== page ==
Response by Jolly et al to Letters Regarding Article, “Thrombus Aspiration in ST-Segment-Elevation Myocardial Infarction: An Individual Patient Meta-Analysis: Thrombectomy Trialists Collaboration”
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Karamasis and colleagues describe their own registry of patients with ST-segment–elevation myocardial infarction undergoing thrombus aspiration in whom they performed serial ECGs and showed worsening in ST-segment elevation in 13.5% of cases after the first wire passage, in 19.7% of cases after thrombus aspiration, and in 12.5% of cases at the end of the procedure. Thus, >50% ST-segment resolution occurred in 15.2% after wire passage, in 21.8% after thrombus aspiration, and in 44.3% at the end of the procedure.1 However, without a control group for comparison, one should be cautious about the interpretation of these results. Thrombus aspiration devices may cause transient reductions in flow after thrombus aspiration, which may be related to disruption of culprit plaque or distal embolization.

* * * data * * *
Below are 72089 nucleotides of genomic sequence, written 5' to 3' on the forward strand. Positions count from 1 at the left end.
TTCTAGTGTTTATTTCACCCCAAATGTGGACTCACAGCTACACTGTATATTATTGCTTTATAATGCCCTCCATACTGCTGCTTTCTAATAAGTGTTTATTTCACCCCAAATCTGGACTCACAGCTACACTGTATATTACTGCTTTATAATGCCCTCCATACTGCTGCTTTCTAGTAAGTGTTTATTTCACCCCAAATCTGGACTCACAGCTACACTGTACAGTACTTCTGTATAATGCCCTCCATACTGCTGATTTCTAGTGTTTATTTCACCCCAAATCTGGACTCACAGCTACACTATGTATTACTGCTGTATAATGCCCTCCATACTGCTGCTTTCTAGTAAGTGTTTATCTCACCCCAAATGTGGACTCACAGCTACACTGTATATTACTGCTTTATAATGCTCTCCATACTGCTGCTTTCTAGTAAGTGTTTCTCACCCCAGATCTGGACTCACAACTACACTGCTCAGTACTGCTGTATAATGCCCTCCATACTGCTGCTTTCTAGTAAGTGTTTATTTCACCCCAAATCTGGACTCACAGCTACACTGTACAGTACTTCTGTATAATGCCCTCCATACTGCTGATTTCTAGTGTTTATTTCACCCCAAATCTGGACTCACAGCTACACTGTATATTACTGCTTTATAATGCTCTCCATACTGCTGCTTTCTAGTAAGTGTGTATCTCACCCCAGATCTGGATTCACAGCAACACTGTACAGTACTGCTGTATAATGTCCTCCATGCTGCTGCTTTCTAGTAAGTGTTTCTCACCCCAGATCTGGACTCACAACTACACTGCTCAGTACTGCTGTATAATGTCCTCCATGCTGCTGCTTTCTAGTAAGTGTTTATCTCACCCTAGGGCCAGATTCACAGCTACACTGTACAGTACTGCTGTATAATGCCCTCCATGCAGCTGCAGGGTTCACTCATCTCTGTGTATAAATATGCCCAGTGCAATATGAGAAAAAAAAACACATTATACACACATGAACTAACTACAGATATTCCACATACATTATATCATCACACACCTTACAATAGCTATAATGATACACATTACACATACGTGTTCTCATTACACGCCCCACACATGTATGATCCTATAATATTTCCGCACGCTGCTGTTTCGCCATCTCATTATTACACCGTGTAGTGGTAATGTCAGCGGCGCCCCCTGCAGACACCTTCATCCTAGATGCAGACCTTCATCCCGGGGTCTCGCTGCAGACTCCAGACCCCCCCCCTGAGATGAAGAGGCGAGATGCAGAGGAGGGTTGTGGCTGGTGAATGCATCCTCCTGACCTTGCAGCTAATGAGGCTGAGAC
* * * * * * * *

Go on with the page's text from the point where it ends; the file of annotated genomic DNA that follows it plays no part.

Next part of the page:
Although we agree that thrombus aspiration can in some cases “effectively remove thrombus and …